Another historical detail: Napoleon had invaded Spain with his armies and had seized power in a rather sibylline manner. It was May 1808, the Spanish State had collapsed, and, thank God, we still trusted churches more than Masonic lodges. Napoleon had sequestered the Spanish royal family outside the country, intent on dividing Spain among his family, as was his custom. But then he decided to carry out one last humiliation: He tried to take the Infantas out of Spain. This was the straw that broke the camel’s back. The news of the deportation spread, inciting an insurrection among the populace that was joined by old monarchists, distinguished members of the clergy, military, and countless anonymous citizens of all standings. The quelling of the first protests resulted in a bloodbath, and the Spanish people’s insurrection became as unstoppable as its commitment to freedom and tradition. The list of anonymous heroes who, without any previous military experience, gave their lives for the Spanish nation is moving.
On the other hand, while any comparison between 19th-century Spain and modern-day Afghanistan is absurd, the parallel between 19th-century France and modern-day United States is worse. The United States did not go to war to spur progress in Afghanistan, nor to keep the country for itself, but to exterminate a hotbed of terrorists before they spread to the whole world. Whether it went well or not is another matter, as is the fact that Biden’s clumsiness has now succeeded in turning Kabul into something much worse than Saigon in 1975.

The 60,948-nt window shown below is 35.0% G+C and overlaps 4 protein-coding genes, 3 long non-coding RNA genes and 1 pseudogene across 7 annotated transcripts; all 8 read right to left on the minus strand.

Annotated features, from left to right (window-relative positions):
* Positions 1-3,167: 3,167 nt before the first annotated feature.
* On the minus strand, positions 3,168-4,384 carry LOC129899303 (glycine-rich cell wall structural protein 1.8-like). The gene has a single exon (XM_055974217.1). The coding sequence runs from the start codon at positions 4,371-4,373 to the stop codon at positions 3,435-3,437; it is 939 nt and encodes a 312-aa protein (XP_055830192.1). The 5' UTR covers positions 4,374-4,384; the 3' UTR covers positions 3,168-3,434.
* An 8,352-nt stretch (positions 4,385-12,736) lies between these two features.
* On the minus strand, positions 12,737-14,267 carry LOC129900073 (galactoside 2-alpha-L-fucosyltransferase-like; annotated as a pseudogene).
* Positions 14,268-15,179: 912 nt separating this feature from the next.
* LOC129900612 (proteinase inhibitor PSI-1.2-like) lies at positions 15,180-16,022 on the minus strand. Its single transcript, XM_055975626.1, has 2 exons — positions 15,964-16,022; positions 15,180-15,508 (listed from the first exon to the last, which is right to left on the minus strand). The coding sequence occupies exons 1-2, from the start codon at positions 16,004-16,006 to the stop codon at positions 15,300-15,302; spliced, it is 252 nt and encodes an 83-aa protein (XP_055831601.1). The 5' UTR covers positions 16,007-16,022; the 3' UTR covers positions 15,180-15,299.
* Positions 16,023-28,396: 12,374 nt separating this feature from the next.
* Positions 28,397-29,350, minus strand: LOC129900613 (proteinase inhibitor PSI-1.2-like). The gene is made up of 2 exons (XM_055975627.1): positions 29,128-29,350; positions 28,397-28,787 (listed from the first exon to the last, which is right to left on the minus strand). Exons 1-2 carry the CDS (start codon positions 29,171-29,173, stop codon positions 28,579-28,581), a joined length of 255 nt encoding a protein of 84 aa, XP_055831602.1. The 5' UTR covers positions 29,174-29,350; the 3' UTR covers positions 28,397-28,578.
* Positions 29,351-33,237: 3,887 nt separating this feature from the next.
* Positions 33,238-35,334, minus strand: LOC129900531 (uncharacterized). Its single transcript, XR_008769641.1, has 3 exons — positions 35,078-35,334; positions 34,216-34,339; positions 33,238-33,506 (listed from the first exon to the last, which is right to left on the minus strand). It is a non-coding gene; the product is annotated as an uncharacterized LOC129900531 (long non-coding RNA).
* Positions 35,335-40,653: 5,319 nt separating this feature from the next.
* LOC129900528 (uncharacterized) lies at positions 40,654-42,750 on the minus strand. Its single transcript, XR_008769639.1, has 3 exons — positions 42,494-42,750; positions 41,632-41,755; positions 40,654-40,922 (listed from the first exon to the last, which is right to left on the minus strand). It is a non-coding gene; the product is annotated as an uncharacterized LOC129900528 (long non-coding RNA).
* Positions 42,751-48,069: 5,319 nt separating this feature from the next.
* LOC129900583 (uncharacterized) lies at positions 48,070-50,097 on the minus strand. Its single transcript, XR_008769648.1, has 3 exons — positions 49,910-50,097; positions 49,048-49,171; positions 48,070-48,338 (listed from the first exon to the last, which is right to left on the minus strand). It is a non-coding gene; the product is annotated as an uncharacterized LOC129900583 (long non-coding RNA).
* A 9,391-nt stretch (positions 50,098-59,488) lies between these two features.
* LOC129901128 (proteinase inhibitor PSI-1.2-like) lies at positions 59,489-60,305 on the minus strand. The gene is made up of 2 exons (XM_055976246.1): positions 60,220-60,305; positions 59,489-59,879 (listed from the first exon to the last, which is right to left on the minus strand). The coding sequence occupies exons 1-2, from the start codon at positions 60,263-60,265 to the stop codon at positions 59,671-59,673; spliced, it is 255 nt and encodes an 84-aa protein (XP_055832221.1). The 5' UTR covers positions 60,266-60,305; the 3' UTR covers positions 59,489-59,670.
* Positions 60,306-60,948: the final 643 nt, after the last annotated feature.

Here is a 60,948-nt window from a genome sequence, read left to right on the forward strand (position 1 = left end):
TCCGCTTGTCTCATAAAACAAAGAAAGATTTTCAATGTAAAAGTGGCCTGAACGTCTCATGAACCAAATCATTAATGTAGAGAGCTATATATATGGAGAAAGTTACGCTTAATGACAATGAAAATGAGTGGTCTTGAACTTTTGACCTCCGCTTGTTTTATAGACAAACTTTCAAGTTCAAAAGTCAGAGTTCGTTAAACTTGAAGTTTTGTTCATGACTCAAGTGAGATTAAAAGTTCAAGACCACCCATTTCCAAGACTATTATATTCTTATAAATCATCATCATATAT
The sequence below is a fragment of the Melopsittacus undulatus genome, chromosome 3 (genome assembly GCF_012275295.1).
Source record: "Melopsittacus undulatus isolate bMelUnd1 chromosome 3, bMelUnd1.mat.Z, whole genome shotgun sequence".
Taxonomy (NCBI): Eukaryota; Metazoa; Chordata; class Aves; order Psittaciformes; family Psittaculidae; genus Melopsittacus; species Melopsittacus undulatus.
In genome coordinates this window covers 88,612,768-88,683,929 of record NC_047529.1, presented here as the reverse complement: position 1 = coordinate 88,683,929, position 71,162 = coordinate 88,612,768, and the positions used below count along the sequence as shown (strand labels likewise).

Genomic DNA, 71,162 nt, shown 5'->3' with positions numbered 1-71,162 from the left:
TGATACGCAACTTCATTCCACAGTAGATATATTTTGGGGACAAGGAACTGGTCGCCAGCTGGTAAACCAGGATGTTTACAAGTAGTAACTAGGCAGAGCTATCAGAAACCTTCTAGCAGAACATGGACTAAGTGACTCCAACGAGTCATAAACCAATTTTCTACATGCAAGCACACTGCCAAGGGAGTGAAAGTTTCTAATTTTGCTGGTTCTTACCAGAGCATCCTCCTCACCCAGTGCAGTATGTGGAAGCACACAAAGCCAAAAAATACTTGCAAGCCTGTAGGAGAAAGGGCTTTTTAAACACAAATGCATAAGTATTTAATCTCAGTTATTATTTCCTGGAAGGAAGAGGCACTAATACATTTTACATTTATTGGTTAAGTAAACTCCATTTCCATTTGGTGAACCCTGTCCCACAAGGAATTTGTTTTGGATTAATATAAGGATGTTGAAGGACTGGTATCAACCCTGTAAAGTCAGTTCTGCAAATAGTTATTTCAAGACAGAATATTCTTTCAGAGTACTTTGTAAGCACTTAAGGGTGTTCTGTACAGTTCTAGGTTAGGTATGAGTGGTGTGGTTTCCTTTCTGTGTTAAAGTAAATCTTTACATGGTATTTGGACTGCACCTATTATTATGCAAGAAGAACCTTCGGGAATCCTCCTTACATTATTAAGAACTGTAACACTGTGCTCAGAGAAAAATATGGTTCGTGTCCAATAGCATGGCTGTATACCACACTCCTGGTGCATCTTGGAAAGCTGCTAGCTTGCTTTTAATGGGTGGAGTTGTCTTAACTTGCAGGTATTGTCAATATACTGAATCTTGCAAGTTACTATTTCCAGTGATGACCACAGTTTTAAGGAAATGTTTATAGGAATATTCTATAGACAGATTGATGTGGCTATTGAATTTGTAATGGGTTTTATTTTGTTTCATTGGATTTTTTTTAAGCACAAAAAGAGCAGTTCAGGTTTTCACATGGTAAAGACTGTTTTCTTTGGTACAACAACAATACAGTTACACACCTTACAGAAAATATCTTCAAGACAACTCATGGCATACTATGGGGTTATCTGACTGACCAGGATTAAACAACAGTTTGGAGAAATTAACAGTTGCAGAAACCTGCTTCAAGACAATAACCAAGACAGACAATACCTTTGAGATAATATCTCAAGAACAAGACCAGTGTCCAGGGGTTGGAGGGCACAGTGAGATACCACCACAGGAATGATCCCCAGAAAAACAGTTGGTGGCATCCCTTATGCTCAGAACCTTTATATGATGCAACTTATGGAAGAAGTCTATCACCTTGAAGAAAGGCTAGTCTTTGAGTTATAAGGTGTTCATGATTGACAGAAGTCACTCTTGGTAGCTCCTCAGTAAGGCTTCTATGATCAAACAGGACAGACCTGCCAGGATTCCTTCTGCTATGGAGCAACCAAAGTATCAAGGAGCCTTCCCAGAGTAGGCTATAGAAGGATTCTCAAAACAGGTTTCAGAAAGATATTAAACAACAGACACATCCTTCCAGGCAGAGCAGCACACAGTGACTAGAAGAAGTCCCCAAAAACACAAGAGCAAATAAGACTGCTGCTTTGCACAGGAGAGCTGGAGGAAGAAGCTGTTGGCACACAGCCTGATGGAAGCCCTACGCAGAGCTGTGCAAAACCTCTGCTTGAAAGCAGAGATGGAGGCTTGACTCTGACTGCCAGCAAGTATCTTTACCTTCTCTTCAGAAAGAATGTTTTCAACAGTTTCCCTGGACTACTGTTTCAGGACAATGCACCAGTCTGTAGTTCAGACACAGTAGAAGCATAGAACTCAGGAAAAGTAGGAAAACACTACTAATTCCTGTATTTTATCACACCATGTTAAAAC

It is not the fault of historian and author David Gates, who is not to blame for Krugman’s getting him involved in this mess. His book may not be the best, but at most, it suffers from presenting the military facts in a cold, aseptic way. Krugman has reached these delirious conclusions on his own. And it has an explanation: France came to impose on Spain in the 19th century a Great Government, prepared to devour the life, history, and freedom of the Spanish people.
The Nobel laureate from Albany is known, above all, for having succeeded in subjecting economic theory to ideology; science and medicine too, actually. In his case, that certain Frenchified, anti-Catholic, and Napoleonic admiration comes from the Keynesian side. It is not that Krugman does not believe in God, it is that his god is the State, and his two main prayers, which he piously recites daily in the New York Times, are to boost public spending and raise taxes.
Krugman applauds Biden’s economic policy with enthusiasm, because both share an old Democratic aspiration: the desire to turn the United States into any of the failed states of European social democracy. But there is one thing history has taught us: Whenever a country gets drunk on Big Government, the bill is paid by the citizens and not exactly by the rich. And by the way, there is another thing that history has taught us: You will not find an iota of Taliban terrorist savagery, nor of their hatred, nor of their contempt for women, in the whole history of Spanish Catholicism. And one last history lesson: Always be wary of a Nobel Prize winner with an agenda.